The level of detail put into the mod between each car and engine combination is simply amazing, the differences are clearly recognizable after just a few corners, and overall the mod just feels very complete. Aero effects are very significant in these cars, and within a second of another car you will feel the aero change drastically underneath you, sometimes even producing a tangible change in force feedback at high speeds.
The tire has a very recognizable edge that you need to flirt with to reach optimal lap times, and at that edge every input feels like its been exponentially magnified; the car dances and slides around slightly, you try to squeeze the pedal in minute increments to not shoot all 700hp to the rear wheels and it just feels downright amazing. The car will snap over the edge, but yet the grip seems to stay just enough for you to have a chance of gathering the car back up, and this is even more noticeable on ovals where you have a giant pad of asphalt to work with in an attempt to retain control of the car.
The rewards are high but so are the risks, and the laptimes in testing so far show just how big the difference is between pushing and risking a virtual fatality, or riding around comfortably.
The trademark staleness of the original rFactor seems to have been swept away with CART 88; the cars feel alive, the tire feels super responsive yet flexes as rubber should, and the aero effects are very pronounced and will be fun to play around with in a giant at Michigan or the high speed corners of Road America. This is the most time I’ve spent on any sim car for a long time and actually enjoyed every minute of both the driving experience and the depth of the mod, with the very distinct characteristics of each car bringing it out even more. The March 88 has been my preferred car of choice, as though its probably the slowest widely-used chassis of the 1988 season, its definitely the least stable and fairly difficult to drive consistently, but when you get it right it gives a a sense of accomplishment that displays what sim racing is really about at its absolute best – mastering a car you’d have a snowball’s chance in hell at driving in real life.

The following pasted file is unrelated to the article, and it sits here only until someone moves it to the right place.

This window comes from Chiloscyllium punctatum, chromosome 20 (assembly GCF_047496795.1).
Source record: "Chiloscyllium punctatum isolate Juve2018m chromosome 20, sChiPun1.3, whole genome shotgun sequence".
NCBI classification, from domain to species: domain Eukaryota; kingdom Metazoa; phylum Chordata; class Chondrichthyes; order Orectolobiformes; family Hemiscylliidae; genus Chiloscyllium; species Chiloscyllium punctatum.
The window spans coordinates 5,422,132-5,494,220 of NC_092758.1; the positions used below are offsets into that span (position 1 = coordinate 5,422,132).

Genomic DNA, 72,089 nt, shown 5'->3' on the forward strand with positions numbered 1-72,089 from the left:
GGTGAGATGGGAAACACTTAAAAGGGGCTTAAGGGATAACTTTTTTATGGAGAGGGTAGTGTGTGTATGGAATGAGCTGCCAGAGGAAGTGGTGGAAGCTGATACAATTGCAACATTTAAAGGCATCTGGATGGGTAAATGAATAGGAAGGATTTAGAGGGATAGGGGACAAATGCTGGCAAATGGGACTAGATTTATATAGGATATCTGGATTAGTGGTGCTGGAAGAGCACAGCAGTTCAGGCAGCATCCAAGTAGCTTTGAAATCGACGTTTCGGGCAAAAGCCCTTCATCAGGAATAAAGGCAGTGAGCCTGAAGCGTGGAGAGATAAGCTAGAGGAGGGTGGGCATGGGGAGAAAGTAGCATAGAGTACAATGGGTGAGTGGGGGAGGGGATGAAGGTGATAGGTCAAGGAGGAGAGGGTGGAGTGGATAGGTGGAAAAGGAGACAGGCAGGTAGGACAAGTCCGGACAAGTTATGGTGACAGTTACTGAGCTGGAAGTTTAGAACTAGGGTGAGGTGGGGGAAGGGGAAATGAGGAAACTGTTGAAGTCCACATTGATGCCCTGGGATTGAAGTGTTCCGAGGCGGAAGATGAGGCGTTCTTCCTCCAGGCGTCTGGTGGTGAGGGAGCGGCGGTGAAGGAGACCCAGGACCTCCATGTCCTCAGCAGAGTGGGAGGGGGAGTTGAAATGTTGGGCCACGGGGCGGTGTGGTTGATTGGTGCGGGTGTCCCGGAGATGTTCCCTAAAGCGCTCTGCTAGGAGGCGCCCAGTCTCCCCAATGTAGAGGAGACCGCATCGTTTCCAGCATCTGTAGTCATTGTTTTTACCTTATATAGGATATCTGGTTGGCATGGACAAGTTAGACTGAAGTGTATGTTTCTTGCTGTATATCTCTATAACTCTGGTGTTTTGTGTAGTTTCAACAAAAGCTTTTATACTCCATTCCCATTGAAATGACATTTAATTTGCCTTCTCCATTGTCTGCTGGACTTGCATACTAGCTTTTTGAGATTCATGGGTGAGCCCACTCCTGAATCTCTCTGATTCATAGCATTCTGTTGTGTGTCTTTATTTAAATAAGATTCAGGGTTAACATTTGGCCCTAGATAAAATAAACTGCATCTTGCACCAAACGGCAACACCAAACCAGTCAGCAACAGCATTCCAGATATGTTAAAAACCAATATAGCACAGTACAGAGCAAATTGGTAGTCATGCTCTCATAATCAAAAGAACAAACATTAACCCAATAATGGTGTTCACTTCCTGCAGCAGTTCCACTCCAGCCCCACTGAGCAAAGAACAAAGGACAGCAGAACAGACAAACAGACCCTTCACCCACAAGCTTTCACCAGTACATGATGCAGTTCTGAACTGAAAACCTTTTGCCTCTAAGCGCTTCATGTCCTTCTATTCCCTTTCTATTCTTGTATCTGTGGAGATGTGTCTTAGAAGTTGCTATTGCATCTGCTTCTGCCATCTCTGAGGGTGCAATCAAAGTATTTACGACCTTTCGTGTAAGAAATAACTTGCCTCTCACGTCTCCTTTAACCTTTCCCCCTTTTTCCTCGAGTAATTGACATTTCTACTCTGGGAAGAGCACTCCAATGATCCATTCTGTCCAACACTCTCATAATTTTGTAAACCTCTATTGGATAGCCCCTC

CART 88 is a spectacular accomplishment in just how well rFactor can perform when a single mod team working purely for the love of sim racing stop at nothing in the pursuit of absolute realism, and as we move into the future generation of simulators, is a solid final goodbye to a landmark piece of software. Though the mod has not been released in a final, public fashion as of yet, those desperate to turn laps in these glorious machines can pick up a pre-release build of the package over at HSO’s official website, though you’ll be forced to create an account under your real name before the download links become available. It is well worth the few hoops you’re required to jump through to obtain this mod, just be very aware that these aren’t exactly easy cars for budding sim racers to adapt to.